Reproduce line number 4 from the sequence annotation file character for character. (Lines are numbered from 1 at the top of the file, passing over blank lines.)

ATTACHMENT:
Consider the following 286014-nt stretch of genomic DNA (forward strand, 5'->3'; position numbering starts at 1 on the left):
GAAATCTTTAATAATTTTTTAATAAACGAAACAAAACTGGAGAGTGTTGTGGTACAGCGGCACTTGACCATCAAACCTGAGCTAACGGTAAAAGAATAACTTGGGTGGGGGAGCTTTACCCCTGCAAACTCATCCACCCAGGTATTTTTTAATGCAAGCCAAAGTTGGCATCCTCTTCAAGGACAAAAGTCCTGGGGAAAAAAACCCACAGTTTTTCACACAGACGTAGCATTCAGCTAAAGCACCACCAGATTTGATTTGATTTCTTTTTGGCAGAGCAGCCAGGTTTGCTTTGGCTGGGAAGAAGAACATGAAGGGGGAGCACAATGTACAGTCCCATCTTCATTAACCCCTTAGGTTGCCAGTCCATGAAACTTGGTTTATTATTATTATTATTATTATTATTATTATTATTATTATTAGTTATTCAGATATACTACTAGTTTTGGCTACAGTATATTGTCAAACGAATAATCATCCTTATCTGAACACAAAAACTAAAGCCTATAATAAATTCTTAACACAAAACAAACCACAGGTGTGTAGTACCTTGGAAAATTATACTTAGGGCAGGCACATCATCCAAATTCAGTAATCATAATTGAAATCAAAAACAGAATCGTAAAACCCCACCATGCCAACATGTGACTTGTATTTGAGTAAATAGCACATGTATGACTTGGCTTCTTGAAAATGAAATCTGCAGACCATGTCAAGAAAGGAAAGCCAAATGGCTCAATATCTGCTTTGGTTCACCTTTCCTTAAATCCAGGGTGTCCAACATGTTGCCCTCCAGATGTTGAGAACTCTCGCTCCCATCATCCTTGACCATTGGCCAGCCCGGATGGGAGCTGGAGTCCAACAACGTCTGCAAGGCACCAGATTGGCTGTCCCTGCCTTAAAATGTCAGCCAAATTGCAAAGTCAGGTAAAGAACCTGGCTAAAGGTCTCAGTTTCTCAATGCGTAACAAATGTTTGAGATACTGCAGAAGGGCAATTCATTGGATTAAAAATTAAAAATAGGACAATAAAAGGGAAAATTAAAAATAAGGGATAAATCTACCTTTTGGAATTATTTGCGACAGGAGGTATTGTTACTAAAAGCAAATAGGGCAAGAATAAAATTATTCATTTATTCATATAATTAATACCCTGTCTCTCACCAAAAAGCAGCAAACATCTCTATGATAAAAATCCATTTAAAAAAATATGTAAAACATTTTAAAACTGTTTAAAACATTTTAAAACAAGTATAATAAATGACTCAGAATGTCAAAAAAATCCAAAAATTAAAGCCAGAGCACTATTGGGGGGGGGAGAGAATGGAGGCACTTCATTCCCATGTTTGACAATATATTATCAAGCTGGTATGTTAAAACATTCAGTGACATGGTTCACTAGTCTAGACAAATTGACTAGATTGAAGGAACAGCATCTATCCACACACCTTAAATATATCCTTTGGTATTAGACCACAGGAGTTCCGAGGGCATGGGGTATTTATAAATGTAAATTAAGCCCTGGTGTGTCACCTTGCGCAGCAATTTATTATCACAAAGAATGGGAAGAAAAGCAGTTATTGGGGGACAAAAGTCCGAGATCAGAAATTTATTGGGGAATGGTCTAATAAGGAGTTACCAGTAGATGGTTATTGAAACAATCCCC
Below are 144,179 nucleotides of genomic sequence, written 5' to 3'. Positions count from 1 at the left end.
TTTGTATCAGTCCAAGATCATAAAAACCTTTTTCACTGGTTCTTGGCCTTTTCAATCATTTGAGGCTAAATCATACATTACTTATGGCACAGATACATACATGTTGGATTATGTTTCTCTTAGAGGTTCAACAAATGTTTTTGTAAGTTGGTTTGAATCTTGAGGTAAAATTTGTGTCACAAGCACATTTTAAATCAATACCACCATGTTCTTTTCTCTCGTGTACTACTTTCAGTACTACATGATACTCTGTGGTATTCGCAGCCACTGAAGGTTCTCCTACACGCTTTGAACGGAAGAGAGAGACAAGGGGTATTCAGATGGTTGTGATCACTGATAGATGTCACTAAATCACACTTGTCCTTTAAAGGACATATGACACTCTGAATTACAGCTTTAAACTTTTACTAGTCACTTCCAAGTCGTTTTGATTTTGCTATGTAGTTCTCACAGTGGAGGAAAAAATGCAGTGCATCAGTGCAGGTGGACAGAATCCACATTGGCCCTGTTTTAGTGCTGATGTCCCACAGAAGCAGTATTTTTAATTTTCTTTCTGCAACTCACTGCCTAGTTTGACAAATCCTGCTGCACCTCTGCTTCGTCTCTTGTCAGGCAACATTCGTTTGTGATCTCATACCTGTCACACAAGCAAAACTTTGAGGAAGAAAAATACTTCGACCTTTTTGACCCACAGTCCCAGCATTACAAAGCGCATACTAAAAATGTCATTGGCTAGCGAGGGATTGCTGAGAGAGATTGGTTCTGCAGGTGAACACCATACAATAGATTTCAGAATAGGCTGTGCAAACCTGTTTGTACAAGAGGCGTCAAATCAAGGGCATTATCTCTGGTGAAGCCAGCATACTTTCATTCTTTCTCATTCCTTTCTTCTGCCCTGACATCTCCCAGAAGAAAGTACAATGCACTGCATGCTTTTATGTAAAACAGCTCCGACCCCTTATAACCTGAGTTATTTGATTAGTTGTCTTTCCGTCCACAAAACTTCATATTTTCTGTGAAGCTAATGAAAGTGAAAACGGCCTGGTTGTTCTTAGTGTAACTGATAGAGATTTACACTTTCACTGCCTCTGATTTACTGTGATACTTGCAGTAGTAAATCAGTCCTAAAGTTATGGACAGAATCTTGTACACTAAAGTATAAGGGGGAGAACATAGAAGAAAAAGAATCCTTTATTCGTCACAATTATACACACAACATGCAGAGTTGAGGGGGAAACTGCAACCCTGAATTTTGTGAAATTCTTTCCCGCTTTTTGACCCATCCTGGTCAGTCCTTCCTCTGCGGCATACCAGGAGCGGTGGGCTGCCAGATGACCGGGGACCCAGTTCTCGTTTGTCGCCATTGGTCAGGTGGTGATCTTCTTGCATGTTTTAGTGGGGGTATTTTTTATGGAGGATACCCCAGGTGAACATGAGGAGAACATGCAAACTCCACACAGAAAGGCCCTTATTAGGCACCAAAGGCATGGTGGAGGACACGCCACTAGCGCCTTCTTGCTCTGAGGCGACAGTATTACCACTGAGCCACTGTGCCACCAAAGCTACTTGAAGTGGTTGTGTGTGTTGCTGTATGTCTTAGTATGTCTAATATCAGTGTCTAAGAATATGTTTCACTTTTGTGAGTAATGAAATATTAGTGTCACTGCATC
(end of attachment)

TTTGTATCAGTCCAAGATCATAAAAACCTTTTTCACTGGTTCTTGGCCTTTTCAATCATTTGAGGCTAAATCATACATTACTTATGGCACAGATACATACATGTTGGATTATGTTTCTCTTAGAGGTTCAACAAATGTTTTTGTAAGTTGGTTTGAATCTTGAGGTAAAATTTGTGTCACAAGCACATTTTAAATCAATACCACCATGTTCTTTTCTCTCGTGTACTACTTTCAGTACTACATGATACTCTGTGGTATTCGCAGCCACTGAAGGTTCTCCTACACGCTTTGAACGGAAGAGAGAGACAAGGGGTATTCAGATGGTTGTGATCACTGATAGATGTCACTAAATCACACTTGTCCTTTAAAGGACATATGACACTCTGAATTACAGCTTTAAACTTTTACTAGTCACTTCCAAGTCGTTTTGATTTTGCTATGTAGTTCTCACAGTGGAGGAAAAAATGCAGTGCATCAGTGCAGGTGGACAGAATCCACATTGGCCCTGTTTTAGTGCTGATGTCCCACAGAAGCAGTATTTTTAATTTTCTTTCTGCAACTCACTGCCTAGTTTGACAAATCCTGCTGCACCTCTGCTTCGTCTCTTGTCAGGCAACATTCGTTTGTGATCTCATACCTGTCACACAAGCAAAACTTTGAGGAAGAAAAATACTTCGACCTTTTTGACCCACAGTCCCAGCATTACAAAGCGCATACTAAAAATGTCATTGGCTAGCGAGGGATTGCTGAGAGAGATTGGTTCTGCAGGTGAACACCATACAATAGATTTCAGAATAGGCTGTGCAAACCTGTTTGTACAAGAGGCGTCAAATCAAGGGCATTATCTCTGGTGAAGCCAGCATACTTTCATTCTTTCTCATTCCTTTCTTCTGCCCTGACATCTCCCAGAAGAAAGTACAATGCACTGCATGCTTTTATGTAAAACAGCTCCGACCCCTTATAACCTGAGTTATTTGATTAGTTGTCTTTCCGTCCACAAAACTTCATATTTTCTGTGAAGCTAATGAAAGTGAAAACGGCCTGGTTGTTCTTAGTGTAACTGATAGAGATTTACACTTTCACTGCCTCTGATTTACTGTGATACTTGCAGTAGTAAATCAGTCCTAAAGTTATGGACAGAATCTTGTACACTAAAGTATAAGGGGGAGAACATAGAAGAAAAAGAATCCTTTATTCGTCACAATTATACACACAACATGCAGAGTTGAGGGGGAAACTGCAACCCTGAATTTTGTGAAATTCTTTCCCGCTTTTTGACCCATCCTGGTCAGTCCTTCCTCTGCGGCATACCAGGAGCGGTGGGCTGCCAGATGACCGGGGACCCAGTTCTCGTTTGTCGCCATTGGTCAGGTGGTGATCTTCTTGCATGTTTTAGTGGGGGTATTTTTTATGGAGGATACCCCAGGTGAACATGAGGAGAACATGCAAACTCCACACAGAAAGGCCCTTATTAGGCACCAAAGGCATGGTGGAGGACACGCCACTAGCGCCTTCTTGCTCTGAGGCGACAGTATTACCACTGAGCCACTGTGCCACCAAAGCTACTTGAAGTGGTTGTGTGTGTTGCTGTATGTCTTAGTATGTCTAATATCAGTGTCTAAGAATATGTTTCACTTTTGTGAGTAATGAAATATTAGTGTCACTGCATC